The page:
Demise Of A Marriage: A True Story - Chapter 3 Part 2 - The Tug Of Two Loves

Posted at 14:26pm on 9th December 2009

Catch up with the story so far in Part 1:1 The Inner Yearning. It will be posted, in parts, two or three times a week. For a free prompt to follow the story to its conclusion click the Subscribe button on the right.


Early one winter evening, as I was putting the children to bed, James arrived home with the sort of commotion that announced that he was drunk. There was nothing unusual about his condition; it was only the time of day that surprised me. He was rarely back from work until eight in the evening, and would then expect a quick meal before retiring, once again, to the pub. Promising to finish the bedtime story later, I left the children and ran downstairs to greet him.

“How lovely . . .” I called as I approached the sitting room.

He was slumped in a chair in the lounge, his heavy coat standing up about his ears so that his face was partially obscured. He mumbled inaudibly and, slowing my pace, I turned to seat myself rather than give him the kiss I’d intended. Clearly, something was up. I waited for him to elucidate.


“Is something wrong?” I asked, tentatively, and recoiled as he leapt from his chair.

“You bet there is!”

Overnight, it appeared, we were transformed from ‘millionaires’ to ‘paupers’; from riches to rags. Business problems of which I’d been unaware – James would consider discussion with any woman, let alone his wife, to be beneath him – had accumulated to such an extent that we were virtually penniless. Whilst trying to grasp the enormity of the situation, I wondered how much of a surprise this had been to James, himself.

Fear gripped me. Our commitments were enormous. We had two children upstairs and another on the way; a new house; huge mortgage; new carpeting throughout; professional decorators in; even the lovely, rich brocatelle curtains . . . How were we to meet the bills?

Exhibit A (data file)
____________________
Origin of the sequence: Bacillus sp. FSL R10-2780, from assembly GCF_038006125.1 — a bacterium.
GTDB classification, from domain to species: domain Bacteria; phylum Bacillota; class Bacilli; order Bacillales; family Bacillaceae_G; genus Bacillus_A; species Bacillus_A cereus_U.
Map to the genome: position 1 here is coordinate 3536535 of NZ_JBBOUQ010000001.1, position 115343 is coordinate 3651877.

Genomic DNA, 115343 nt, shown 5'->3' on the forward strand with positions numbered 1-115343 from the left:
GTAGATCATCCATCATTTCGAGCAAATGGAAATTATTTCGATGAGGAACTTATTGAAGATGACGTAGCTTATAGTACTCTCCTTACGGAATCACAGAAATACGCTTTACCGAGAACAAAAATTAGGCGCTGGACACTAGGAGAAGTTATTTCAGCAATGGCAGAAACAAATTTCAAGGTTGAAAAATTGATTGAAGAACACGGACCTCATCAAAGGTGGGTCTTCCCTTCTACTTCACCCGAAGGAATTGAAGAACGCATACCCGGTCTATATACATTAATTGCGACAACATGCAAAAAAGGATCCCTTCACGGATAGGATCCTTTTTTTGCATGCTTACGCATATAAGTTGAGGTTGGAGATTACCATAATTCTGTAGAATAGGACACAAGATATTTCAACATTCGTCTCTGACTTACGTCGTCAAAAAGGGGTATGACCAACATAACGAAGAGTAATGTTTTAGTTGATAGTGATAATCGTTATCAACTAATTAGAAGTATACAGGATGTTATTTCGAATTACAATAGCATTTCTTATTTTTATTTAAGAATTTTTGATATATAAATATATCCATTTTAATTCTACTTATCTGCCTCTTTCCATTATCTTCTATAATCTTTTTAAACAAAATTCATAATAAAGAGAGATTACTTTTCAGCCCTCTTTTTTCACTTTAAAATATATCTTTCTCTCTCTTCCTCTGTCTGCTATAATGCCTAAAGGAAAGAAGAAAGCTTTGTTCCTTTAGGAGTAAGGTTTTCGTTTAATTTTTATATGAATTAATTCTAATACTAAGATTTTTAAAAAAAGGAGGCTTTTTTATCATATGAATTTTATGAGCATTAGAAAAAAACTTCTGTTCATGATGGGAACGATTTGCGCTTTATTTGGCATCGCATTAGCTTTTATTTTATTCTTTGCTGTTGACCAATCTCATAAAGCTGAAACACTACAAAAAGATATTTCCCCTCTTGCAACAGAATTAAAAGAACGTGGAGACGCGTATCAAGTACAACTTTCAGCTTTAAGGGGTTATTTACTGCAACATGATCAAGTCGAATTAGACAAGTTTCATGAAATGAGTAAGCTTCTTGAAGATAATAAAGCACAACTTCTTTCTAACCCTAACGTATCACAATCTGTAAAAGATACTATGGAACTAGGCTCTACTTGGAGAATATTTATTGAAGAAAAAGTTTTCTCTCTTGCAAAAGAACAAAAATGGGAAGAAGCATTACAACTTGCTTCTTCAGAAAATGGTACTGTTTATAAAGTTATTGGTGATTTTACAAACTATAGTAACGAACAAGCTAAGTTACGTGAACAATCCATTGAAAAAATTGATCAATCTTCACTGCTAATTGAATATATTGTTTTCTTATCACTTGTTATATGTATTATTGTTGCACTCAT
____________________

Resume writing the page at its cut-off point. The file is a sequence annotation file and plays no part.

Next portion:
It is at times like this that faith - the 'hope of things unseen' - is put to the test. Even in that moment of extremis, I was aware that it was the most precious of gifts; and that it flourishes or fails in the soil of deprivation. When all goes well it is dispensable. Surrounded with tangible evidence of bounty and abundance, we have no need to rely on such hope. But without the substance of trust in our hearts, faith is mere conjecture: the theory of sermons heard, books read, and prayers made. All may fall away, empty and meaningless when put to the test.

And so the question of my faith confronted me. Forced to look it in the face, I had to ask myself: Was it rooted in what God had done for me? Or was it in God himself?

The enormity of what James had told me was overwhelming. I could do nothing to change it. Instinctively, I knew that it was only in accepting this and trusting that God reigned supreme that I could know peace, faith and hope for the future. Faith the size of a mustard seed can move mountains, we are told. Mine was miniscule. But it was all I had.

Somehow, we managed. Always thrifty, I had savings. And however meagre, they kept us going. Though he would never have admitted it, James seemed to draw strength from me – a strength I was scarcely aware of possessing. Once again, we drew closer and shared our plight. I tried to encourage him to pray with me as he had done the previous year when Sarah, our eldest, had meningitis. With his coping mechanism of flippancy firmly back in place, he replied:

“That was different! God may be around when you need him for a matter of life or death. But if I were to pray over all my business problems, that would give me an unfair advantage over my competitors.”

Ironically, he was unable to see the truth of his statement, ‘unfair’ or not!

In the meantime, our third daughter was born, as easy a birth has the previous two had been, despite the uncomfortable pregnancy. I looked forward greatly to her baptism into the church family, understanding for the first time the real implications of this. Sarah’s and Victoria’s christenings had been private affairs in the afternoon, best hats and champagne being much in evidence. Like the confirmation James had spoken of, it was almost a compulsory tradition, the ‘done thing’ when a baby reached a certain age. And, of course, a good excuse for a party!